Apple has built an augmented reality (AR) team of hundreds of engineers “combining the strengths of its hardware and software veterans with the expertise of talented outsiders” and is “very serious about AR,” reports Bloomberg, quoting unnamed “people with knowledge of the company’s plans.”
Run by a former Dolby Laboratories executive (Mark Rockwell), the group purportedly includes engineers who worked on the Oculus and HoloLens virtual reality headsets sold by Facebook and Microsoft “as well as digital-effects wizards from Hollywood.” Among them,: Cody White, former lead engineer of Amazon's Lumberyard virtual reality platform; Duncan McRoberts, Meta's former director of software development; Yury Petrov, a former Oculus researcher; and Avi Bar-Zeev, who worked on the HoloLens and Google Earth. Apple has rounded out the team with iPhone, camera and optical lens engineers.
Bloomberg says the Cupertino, California-based company is working on several AR products, including digital spectacles that could connect wirelessly to an iPhone and beam content—movies, maps and more—to the wearer. While the glasses — which I’ve dubbed “iGlasses” -- are a ways off, AR features could show up in the iPhone sooner, the article adds.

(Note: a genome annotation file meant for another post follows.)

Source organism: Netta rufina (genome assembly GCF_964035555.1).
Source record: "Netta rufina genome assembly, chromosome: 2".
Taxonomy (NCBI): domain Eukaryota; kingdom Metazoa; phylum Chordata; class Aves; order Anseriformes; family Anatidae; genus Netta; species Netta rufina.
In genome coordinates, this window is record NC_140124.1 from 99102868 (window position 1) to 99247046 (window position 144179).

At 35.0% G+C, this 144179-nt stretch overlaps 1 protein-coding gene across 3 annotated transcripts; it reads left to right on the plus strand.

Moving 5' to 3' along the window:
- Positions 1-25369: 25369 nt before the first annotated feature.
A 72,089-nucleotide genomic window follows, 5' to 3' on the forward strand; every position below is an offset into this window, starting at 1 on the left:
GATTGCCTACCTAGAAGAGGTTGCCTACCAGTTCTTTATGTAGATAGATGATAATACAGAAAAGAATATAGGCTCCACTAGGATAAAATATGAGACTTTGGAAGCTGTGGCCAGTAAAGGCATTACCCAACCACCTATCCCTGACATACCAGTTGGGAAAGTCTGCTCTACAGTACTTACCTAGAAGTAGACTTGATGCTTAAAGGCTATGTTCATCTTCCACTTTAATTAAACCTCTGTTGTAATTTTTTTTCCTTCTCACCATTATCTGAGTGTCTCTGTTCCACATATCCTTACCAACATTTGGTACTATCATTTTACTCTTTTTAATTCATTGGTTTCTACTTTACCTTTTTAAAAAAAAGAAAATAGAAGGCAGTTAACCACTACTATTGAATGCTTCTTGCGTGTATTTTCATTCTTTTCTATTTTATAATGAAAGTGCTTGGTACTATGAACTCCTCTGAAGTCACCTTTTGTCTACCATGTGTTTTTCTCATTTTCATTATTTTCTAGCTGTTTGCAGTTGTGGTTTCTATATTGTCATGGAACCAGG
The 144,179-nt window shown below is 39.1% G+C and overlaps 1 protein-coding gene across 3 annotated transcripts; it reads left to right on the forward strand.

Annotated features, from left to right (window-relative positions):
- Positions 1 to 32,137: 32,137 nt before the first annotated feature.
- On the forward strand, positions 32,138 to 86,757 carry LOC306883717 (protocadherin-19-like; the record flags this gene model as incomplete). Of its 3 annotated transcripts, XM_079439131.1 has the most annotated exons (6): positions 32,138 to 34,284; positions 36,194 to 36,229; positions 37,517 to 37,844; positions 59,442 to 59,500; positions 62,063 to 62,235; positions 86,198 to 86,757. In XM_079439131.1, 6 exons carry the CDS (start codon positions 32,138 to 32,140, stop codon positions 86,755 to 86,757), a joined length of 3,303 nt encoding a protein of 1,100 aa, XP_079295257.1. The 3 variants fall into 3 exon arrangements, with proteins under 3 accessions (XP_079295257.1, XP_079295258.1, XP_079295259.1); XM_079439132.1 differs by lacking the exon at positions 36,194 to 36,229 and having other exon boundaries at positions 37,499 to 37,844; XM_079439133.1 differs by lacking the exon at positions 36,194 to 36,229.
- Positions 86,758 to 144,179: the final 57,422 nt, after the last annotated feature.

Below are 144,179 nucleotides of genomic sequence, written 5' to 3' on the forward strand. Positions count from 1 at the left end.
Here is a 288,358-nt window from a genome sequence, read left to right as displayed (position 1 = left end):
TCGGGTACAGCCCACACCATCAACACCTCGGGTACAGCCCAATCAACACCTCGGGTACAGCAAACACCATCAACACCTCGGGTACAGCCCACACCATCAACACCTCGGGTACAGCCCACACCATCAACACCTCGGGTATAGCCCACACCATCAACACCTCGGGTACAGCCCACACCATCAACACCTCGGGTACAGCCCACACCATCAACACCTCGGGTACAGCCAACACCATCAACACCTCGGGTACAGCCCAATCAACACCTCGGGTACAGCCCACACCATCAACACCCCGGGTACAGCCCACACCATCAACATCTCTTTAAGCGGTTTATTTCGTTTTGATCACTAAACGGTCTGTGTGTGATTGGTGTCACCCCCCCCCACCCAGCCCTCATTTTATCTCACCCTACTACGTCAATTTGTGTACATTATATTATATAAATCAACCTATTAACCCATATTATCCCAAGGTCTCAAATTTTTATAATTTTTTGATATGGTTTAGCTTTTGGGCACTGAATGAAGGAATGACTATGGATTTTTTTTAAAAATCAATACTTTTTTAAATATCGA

Bloomberg says one of the features Apple is exploring is the ability to take a picture and then change the depth of the photograph or the depth of specific objects in the picture later; another would isolate an object in the image, such as a person's head, and allow it to be tilted 180 degrees. A different feature in development would use augmented reality to place virtual effects and objects on a person, much the way Snapchat works, the article adds.
Apple is more interested in AR than virtual reality (VR), because the former connects people whereas the latter is often an isolating experience involving a headset that renders the user blind to the real world.
Apple has applied for multiple patents regarding AR and scooped up some AR-related companies. In 2015, the tech giant purchased Metaio, a company makes Metaio Creator, an AR authoring tool. Metaio says it allows for quick and easy creation and deployment of AR scenarios that are based on the latest tracking technologies.
In 2013, Apple bought PrimeSense, an Israeli maker of chips that enable three-dimensional (3D) machine vision. The chip's 3D sensors are designed to enable nature interaction between people and devices and between devices and their surroundings. Its machine vision products map out 3D environments and track movements of bodies, faces and facial expressions.